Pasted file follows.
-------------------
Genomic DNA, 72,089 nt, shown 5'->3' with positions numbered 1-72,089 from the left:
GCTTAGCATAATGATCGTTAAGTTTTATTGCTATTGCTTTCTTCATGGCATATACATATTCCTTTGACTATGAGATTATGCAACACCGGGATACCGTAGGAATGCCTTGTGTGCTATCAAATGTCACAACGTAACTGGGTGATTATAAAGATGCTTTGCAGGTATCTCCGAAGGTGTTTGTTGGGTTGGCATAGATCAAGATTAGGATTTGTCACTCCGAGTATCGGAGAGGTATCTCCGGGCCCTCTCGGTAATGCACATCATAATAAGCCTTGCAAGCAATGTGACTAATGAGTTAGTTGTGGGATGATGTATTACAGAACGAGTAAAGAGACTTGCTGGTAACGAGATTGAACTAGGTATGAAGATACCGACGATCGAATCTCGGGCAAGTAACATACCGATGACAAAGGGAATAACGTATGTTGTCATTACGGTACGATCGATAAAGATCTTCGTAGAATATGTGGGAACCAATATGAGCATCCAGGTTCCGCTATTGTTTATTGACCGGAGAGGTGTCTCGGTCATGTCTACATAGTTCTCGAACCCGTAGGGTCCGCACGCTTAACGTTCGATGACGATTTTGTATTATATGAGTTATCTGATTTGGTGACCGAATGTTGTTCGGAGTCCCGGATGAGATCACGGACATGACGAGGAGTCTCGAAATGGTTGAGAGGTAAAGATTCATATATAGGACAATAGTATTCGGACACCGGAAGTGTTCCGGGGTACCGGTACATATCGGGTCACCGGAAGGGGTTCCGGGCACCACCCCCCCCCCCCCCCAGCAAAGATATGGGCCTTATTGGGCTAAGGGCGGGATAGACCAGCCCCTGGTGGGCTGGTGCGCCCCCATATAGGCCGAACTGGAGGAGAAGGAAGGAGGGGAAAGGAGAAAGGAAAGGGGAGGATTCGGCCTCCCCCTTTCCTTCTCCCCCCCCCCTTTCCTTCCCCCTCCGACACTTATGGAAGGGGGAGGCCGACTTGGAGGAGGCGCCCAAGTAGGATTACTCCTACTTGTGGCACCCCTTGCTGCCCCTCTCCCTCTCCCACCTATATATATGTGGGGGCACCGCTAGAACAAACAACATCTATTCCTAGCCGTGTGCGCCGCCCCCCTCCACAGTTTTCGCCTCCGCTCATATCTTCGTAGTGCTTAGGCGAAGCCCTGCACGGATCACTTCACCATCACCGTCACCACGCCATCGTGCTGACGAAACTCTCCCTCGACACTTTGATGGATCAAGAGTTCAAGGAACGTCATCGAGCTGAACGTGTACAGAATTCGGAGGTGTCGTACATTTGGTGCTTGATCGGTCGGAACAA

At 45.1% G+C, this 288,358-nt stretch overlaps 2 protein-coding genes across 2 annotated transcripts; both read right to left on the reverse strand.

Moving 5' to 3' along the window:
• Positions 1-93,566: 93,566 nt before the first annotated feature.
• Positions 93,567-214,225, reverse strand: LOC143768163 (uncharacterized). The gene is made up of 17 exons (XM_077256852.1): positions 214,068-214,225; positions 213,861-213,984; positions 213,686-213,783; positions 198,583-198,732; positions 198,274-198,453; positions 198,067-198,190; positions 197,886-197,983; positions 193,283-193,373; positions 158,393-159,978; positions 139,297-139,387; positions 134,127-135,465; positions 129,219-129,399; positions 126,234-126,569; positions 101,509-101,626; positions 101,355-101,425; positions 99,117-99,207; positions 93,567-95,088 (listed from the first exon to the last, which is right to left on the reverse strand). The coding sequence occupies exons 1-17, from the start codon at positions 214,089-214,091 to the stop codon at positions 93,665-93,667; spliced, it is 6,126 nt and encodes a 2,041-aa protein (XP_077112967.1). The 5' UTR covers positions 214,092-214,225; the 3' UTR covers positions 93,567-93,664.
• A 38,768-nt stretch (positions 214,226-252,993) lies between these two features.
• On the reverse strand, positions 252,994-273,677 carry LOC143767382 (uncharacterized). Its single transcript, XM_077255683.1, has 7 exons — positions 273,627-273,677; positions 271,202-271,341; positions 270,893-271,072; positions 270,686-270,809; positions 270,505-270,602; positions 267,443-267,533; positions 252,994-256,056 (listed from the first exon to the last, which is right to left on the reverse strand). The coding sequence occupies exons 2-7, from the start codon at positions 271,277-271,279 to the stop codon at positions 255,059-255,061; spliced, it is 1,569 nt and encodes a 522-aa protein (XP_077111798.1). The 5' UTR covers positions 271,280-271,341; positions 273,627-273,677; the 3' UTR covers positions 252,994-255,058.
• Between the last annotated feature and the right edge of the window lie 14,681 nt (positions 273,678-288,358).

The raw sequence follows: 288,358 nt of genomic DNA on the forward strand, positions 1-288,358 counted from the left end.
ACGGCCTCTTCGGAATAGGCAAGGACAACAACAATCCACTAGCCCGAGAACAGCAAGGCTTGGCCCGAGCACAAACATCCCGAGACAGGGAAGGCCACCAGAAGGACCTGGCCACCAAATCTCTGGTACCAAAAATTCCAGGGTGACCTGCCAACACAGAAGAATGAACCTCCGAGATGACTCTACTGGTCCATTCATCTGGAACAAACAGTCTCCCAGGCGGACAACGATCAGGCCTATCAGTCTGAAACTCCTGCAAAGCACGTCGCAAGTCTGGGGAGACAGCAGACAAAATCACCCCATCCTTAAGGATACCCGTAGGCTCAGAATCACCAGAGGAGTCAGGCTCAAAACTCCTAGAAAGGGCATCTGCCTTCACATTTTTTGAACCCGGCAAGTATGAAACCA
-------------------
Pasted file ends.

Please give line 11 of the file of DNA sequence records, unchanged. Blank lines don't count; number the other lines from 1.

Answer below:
ACGGCCTCTTCGGAATAGGCAAGGACAACAACAATCCACTAGCCCGAGAACAGCAAGGCTTGGCCCGAGCACAAACATCCCGAGACAGGGAAGGCCACCAGAAGGACCTGGCCACCAAATCTCTGGTACCAAAAATTCCAGGGTGACCTGCCAACACAGAAGAATGAACCTCCGAGATGACTCTACTGGTCCATTCATCTGGAACAAACAGTCTCCCAGGCGGACAACGATCAGGCCTATCAGTCTGAAACTCCTGCAAAGCACGTCGCAAGTCTGGGGAGACAGCAGACAAAATCACCCCATCCTTAAGGATACCCGTAGGCTCAGAATCACCAGAGGAGTCAGGCTCAAAACTCCTAGAAAGGGCATCTGCCTTCACATTTTTTGAACCCGGCAAGTATGAAACCA